Marching for justice for Portia Simphiwe Mtshweni (Photo: Achoose Corporation)
Hundreds of people from the Tweefontein community in Mpumalanga turned out to remember 25-year-old lesbian Portia Simphiwe Mtshweni, who was recently murdered and mutilated.
Simphiwe’s half-naked body was discovered by members of the public near Zamani Primary School on Saturday 28 December. She had been stabbed multiple times and body parts had been removed by her killer or killers. It’s also suspected that she was raped.
Due to the brutality of the attack, it’s believed that she was the victim of a hate crime because of her sexuality. The police confirmed to MambaOnline on Monday that no arrests have yet been made in connection with the case.
Sparked by Simphiwe’s murder, hundreds took to the streets of Tweefontein on the morning of the 2nd of January, calling for an end to violence against LGBTQ people, women and children.
Clad in black and holding rainbow flags and photos of Simphiwe, the crowd sang and chanted as they marched. Placards proclaimed that “Lesbian lives matter” and demanded “Justice for Simphiwe.”
The organisers, led by Lasphumakhona Community Development Projects, presented a memorandum of demands to the SAPS. The police were given 14 days to respond with solid feedback on progress about the case.
According to the NPO’s founder, Apsalom Makhosetive Mdluli-Mahlangu, the march was also a way for the community to express its anger at the lack of action and humanity from the authorities.
“We have no faith in our police because of how they treated the case from its inception. They disregarded the family and the community,” he told MambaOnline.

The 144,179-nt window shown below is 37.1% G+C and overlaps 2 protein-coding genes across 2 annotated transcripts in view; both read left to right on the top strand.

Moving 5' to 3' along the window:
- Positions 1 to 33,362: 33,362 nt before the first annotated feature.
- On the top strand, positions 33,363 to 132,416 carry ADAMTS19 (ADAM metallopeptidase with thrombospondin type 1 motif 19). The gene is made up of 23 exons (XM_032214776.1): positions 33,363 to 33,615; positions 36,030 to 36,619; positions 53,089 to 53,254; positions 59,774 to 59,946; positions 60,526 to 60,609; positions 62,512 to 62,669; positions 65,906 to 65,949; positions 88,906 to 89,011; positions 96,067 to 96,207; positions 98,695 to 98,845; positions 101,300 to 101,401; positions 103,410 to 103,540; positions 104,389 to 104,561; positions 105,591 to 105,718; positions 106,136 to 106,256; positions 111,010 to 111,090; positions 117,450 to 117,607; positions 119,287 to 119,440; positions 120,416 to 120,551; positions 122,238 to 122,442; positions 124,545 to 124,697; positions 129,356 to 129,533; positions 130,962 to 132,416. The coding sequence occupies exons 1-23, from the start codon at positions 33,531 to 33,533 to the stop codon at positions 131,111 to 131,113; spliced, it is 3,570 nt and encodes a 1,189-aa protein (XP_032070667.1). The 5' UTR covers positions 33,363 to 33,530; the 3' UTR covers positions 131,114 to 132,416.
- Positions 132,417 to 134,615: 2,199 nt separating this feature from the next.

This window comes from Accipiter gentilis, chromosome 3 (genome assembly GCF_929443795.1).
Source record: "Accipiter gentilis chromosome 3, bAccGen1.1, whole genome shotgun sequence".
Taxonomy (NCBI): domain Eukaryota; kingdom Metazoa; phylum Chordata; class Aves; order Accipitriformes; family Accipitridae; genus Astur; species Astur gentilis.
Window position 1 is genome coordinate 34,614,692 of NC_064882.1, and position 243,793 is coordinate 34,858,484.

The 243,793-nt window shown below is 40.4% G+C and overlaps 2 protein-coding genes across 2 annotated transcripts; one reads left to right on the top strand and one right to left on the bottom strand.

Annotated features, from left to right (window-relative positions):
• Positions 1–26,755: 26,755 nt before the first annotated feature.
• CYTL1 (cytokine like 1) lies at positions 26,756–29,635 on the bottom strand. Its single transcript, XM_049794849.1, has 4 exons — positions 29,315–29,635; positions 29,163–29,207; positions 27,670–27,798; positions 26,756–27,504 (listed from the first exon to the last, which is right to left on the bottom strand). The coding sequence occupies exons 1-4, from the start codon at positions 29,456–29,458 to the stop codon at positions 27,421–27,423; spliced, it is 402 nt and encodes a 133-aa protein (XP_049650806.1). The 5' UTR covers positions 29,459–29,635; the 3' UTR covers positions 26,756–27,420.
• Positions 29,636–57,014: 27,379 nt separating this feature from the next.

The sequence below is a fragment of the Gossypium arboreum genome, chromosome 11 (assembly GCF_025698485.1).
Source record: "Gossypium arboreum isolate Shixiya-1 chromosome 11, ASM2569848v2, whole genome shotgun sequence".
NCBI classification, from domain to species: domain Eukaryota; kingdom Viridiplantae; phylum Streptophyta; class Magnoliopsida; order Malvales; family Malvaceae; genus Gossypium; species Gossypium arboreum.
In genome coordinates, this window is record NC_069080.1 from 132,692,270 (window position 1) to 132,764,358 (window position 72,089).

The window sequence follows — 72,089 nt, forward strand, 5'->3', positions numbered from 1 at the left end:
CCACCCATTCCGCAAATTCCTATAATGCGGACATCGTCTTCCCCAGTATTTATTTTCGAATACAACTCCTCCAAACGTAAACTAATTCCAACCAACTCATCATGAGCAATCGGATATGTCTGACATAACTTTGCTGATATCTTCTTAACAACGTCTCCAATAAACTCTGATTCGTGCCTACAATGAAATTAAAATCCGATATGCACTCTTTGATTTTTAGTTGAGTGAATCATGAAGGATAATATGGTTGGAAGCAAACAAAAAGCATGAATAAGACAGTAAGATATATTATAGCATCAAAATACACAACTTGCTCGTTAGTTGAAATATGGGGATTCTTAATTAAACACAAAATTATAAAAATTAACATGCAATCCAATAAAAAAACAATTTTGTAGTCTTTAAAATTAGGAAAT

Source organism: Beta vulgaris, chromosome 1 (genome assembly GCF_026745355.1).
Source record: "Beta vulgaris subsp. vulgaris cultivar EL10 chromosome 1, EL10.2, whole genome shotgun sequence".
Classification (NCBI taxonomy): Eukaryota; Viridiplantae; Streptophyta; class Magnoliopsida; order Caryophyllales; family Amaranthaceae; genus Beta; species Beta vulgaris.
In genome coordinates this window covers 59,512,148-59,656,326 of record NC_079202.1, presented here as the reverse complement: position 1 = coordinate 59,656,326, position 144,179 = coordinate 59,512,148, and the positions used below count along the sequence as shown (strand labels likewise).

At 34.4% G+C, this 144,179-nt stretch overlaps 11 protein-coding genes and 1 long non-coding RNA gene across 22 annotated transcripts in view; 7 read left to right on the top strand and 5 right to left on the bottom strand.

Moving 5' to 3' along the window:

“There were other murders which took place early last year where elderly women were murdered and since then there were no reports from the police to the families and the community,” said Mdluli-Mahlangu. “While we were busy organising the march there’s a lady who was killed by her lover a day after Simphiwe’s body was found. That made the community angrier.”
The march was followed by a memorial service for Simphiwe at the People’s Freedom Church of South Africa. “It was packed and powerful, a very moving and tearful service,” said activist Mpumelelo Mayisela, who knew Simphiwe as a family friend.
“It was truly a first for our community. We saw people come from far away. I’m from here, and even I didn’t know the queer community here is so huge!”
The late Portia Simphiwe Mtshweni
Simphiwe, who trained in fire rescue and emergency medical services, was buried the following day at a funeral attended by her family, friends and members of the broader community.
“It was heartbreaking to watch when she was being buried,” said Mayisela. “But during the service, there were very moving speeches and stories told about this girl who loved the church, who loved her family, who looked forward to the future and had leads on starting a new job soon.”
Mayisela said he was deeply moved by the family’s acknowledgement that Simphiwe was part of the LGBTQ community and that they’d made a special request “for the ‘butch’ lesbians to carry the casket off the hearse at the cemetery.”
There was, however, fury after an unnamed official from the Department of Social Development allegedly told the mourners to “stop being in places where you will be killed,” and to “stop allowing men to buy you groceries and other things because that is what makes them kill you.”
Virginia Magwaza, Advocacy and Campaigns Officer at The Other Foundation, who was at the funeral, described these statements as “dangerous and demonstrating victim-blaming.”
She said that “it is disheartening to come across government officials who approach these situations with not only limited but damaging information and demonstrating a high level of ignorance towards issues of gender and sexual-based violence related to different classes within society.”
The police have appealed to the public to assist with information that could lead to the arrest of suspects in the case by calling Captain Vusimuzi Mahlangu at 082 318 9894 or contacting the Tweefontein SAPS on 082 922 9412.